Last year Fairport Convention celebrated their golden anniversary.
They are back this year with their Fifty Plus One tour, taking in Worthing’s Connaught Theatre on Thursday, February 15 at 7.30pm.
Ric Sanders laughs: “I can’t think how we managed to come up with that title!”
But it will certainly build on a glorious year of celebration: “It was a great year, really fantastic. For a band that started in the 1960s… well, there are not many bands like that left. Just the Stones – and they had a few years on us!
“But really, last year in a way was business as usual, though the Cropredy Festival was a big highlight because we got as many past members as we could to come and play. I think there have actually been 28 people in Fairport, but most of those changes came very early on.
“I joined in 1985, and I am the third longest-serving member. Since I joined, there have only been a couple of changes of line-up.
“I guess changes are more likely in the early days when a band is just starting up and I think there will always perhaps be people who are looking for a solo career. Richard Thompson had to have a solo career. He was so prolific and so brilliant, and the same could be said of Sandy Denny. The band wasn’t always going to be a lifetime’s work.
“But by the time I joined Fairport, it had already been going a pretty long time. I grew into it, and it has always been a very happy band. We enjoy each other’s company. You hear about the different musicians in a band each turning up in their own limousine. We just all turn up in the same van!
“To me, a Fairport show has always been a meeting of friends. It’s all like an extended family. There are so many people in the audience whose names we know – and if we don’t know the names, we recognise their faces. It has always been a very social band, and we have not been hampered by commercial success, which is a good thing really. Simon Nicol has a great quote. He says that Fairport has survived despite the music industry, not because of it. We are like a cottage industry. We are not part of the mainstream music industry. We do our own thing.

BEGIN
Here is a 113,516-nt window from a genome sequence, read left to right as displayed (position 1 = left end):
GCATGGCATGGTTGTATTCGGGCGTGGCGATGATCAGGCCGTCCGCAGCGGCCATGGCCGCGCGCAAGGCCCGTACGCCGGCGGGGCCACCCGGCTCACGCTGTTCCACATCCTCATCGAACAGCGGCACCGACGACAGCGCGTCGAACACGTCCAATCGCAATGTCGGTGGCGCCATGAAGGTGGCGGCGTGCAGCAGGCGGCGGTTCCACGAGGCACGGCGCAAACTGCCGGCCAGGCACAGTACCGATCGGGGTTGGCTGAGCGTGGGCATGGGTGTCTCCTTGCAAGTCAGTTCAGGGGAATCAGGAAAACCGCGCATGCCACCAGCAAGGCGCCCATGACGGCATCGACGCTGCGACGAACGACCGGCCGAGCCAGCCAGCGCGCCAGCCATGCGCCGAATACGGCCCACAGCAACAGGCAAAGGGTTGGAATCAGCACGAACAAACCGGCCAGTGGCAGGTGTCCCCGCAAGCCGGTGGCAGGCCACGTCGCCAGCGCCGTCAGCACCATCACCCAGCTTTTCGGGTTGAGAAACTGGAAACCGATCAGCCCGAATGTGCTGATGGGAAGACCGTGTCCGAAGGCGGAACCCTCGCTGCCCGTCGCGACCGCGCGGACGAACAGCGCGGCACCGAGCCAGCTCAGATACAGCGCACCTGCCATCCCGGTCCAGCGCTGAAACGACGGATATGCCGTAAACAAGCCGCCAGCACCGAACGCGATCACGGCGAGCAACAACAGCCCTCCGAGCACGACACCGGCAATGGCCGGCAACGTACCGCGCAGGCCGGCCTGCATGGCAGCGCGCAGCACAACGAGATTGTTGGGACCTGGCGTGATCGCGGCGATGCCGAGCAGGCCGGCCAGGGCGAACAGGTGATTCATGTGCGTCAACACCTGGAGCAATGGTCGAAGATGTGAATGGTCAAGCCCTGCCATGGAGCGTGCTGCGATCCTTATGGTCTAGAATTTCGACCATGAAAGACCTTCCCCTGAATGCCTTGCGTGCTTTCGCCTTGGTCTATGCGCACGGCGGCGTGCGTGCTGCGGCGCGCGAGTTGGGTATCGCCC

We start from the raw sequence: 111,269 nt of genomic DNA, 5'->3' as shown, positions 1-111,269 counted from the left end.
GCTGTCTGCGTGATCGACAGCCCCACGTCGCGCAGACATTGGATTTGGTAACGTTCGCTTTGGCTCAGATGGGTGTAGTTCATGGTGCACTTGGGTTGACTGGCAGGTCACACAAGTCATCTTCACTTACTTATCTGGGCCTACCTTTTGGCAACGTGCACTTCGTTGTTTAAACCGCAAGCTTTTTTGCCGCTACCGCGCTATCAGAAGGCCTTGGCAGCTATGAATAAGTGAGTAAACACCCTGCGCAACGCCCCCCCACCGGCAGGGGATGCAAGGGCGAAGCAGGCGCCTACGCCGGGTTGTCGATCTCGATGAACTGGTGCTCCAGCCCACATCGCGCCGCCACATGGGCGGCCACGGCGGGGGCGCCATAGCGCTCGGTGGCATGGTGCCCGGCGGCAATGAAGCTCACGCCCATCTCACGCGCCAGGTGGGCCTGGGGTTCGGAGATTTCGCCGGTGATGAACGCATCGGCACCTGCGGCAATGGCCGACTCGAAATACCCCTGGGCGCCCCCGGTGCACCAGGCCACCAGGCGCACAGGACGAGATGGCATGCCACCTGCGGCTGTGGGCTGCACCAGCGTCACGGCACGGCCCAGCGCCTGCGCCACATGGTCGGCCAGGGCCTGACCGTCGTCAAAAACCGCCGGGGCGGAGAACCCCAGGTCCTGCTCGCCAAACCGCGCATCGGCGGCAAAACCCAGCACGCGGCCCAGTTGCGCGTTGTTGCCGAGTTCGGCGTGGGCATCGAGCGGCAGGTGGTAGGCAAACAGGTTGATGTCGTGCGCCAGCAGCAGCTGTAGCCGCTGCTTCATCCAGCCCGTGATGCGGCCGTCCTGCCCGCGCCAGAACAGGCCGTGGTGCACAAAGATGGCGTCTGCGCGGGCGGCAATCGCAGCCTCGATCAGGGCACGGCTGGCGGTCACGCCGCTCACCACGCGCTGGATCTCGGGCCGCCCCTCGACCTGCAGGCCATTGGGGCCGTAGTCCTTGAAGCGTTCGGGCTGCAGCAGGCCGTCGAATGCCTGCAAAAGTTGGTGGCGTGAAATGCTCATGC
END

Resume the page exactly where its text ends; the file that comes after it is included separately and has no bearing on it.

“I was very lucky to join Fairport at the time I did. The band had been inactive for seven years. They split up in 79 for various reasons, and it was a time when the music industry was about punk and new wave just going into new romantic. There was no place really for a band like Fairport Convention at that time.
“What happened was that everyone in the band was doing their own thing, but the three main protagonists – Simon Nicol, a founder member; Dave Pegg who had been there since 1969; and Dave Mattacks – had some new material that they wanted to record, including some great stuff by Ralph McTell, and so they wanted to do an album.
“Dave Pegg had expanded his home studio, and so they had a studio where they could do it. They asked Dave Swarbrick if he wanted to play, and he didn’t. He didn’t quite go along with the material, and he had his own thing going. So it was just the three of them on the album – and a few guests. Three of the tracks called for fiddle, and I was lucky enough to get the call. I knew them anyway. I had always loved Fairport.”
When the album took off, gigs soon followed – and so Ric was drafted in as a permanent member of the revived band.
Tickets on 01903 206206 and online at worthingtheatres.co.uk.